updated 10/8/2007 1:43:56 PM ET 2007-10-08T17:43:56

A consortium led by Royal Bank of Scotland PLC won the battle for ABN Amro Holding NV on Monday, as the largest takeover ever in the financial industry came a step closer to completion.

The RBS consortium said 86 percent of shares in the Dutch bank had been tendered to its euro70.5 billion (US$99.6 billion) bid, enough to meet its "minimum acceptance level" of 80 percent.

The consortium's offer was unopposed after Barclays PLC withdrew its rival bid on Friday, saying it had failed to receive even 1 percent of shares. The Barclays offer, mostly in shares, was worth at least 10 percent less than the RBS-led bid, which is mostly in cash.

But the saga, which began earlier this year, won't be over until the consortium declares its offer unconditional, expected by Friday.

The RBS-led group is expected to divide up the 183-year-old ABN Amro. Fortis NV of Belgium wants the bank's Dutch operations, Banco Santander Central Hispano SA of Spain wants its Brazilian and Italian arms, and RBS wants the rest, including ABN operations in Europe, Asia and the Americas not being swallowed by the other consortium members — and taking ABN's prized investment banking arm.

ABN's boards agreed to merge with Barclays in April, but were later forced to retract that in the face of the consortium's higher bid.

The company's Chief Executive Rijkman Groenink said as recently as last month that he continued to prefer the Barclays deal for strategic reasons, but he conceded the consortium's bid was "financially superior."

ABN Amro said in a statement Monday that it "notes the announcement today from the consortium."

Before the consortium had made a formal bid, Groenink sold ABN's U.S. arm, LaSalle Bank Corp., to Bank of America Corp. for $21 billion (euro15 billion) in what was widely seen as a poison pill to thwart RBS.

A legal fight ensued, but after the Dutch Supreme Court approved the sale, the consortium regrouped and rebid for ABN in July.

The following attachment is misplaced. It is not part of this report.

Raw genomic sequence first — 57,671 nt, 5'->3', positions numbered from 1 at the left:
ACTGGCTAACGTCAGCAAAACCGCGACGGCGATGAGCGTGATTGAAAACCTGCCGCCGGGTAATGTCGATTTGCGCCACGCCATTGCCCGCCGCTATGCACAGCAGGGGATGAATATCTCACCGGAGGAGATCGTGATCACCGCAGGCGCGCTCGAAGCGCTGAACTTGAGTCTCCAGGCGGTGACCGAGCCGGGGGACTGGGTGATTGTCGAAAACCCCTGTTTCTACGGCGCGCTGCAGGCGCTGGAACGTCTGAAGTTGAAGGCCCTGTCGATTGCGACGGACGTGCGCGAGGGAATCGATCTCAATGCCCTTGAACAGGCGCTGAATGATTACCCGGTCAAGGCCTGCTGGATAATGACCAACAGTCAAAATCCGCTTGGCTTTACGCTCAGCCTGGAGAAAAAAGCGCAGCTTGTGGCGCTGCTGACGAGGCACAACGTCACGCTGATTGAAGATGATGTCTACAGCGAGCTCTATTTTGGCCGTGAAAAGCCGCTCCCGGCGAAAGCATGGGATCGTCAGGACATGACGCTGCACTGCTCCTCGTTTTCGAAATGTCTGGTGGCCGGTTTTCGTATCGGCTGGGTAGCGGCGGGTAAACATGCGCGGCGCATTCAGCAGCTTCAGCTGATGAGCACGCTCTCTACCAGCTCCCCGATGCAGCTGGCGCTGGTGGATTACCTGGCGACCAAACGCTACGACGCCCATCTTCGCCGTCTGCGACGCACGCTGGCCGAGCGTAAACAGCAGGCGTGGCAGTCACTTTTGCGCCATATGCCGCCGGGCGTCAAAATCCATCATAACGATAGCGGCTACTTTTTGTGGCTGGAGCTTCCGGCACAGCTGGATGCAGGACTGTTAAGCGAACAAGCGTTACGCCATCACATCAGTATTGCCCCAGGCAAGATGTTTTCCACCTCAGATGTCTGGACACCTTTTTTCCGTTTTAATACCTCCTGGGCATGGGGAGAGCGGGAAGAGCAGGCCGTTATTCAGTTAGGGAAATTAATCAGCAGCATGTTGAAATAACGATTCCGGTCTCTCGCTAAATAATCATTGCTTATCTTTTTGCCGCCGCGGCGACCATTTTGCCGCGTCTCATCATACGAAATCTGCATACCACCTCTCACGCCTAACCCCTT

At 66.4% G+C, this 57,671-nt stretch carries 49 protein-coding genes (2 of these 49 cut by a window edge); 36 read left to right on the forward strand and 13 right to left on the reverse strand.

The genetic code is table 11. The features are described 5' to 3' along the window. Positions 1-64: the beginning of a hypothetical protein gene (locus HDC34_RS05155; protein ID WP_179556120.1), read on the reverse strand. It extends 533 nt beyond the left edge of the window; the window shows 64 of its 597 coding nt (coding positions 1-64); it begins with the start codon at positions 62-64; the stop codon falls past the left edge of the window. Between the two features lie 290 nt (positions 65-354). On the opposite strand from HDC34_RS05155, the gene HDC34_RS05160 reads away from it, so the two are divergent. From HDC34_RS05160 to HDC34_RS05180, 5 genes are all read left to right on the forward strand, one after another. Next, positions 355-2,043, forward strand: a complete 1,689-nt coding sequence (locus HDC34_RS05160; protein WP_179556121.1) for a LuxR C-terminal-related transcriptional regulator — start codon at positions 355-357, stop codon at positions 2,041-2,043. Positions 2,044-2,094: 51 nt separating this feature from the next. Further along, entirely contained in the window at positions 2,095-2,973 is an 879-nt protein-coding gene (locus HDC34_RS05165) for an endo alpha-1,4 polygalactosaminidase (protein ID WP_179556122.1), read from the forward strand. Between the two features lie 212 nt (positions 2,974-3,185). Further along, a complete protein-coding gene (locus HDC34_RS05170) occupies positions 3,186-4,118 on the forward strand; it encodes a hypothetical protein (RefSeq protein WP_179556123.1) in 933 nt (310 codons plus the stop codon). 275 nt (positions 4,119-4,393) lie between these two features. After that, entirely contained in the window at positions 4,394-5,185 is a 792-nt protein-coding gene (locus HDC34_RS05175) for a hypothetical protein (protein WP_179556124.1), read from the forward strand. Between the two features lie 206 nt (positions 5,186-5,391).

According to the consortium's offer documents, it has until Oct. 12 to declare the offer unconditional.

That gives RBS time to list the new shares it is issuing to fund 7 percent of the consortium's offer on the NYSE Euronext stock exchange; and for some ABN Amro American Depository Receipts tendered to the offer to be delivered.

Once the bid is declared unconditional, the consortium will have five business days to pay, putting the closure date at Oct. 19 at the latest — unless the offer period is extended.

The 80 percent threshold met so far enables the consortium to reshape ABN's board and take a variety of actions to further increase its ownership. However, only once 95 percent of shares are in the consortium's control can it initiate a "squeeze out" process to force the purchase of remaining shares.

The consortium is expected to detail its transition plan for the bank when it declares the offer unconditional later this week.

RBS shares fell 1.6 percent to close at 560.5 pence (euro8.09, US$11.43), while ABN Amro rose 0.7 percent at euro37.98 (US$53.67).

The consortium's higher bid emerged as the clear favorite in recent weeks as it cleared regulatory and funding challenges. Fortis — seen as the weakest link in the group — arranged financing for its end of the deal and received antitrust approval from the European Union this week.

The offer became all-but-certain to win after Barclays withdrew from bidding on Friday.

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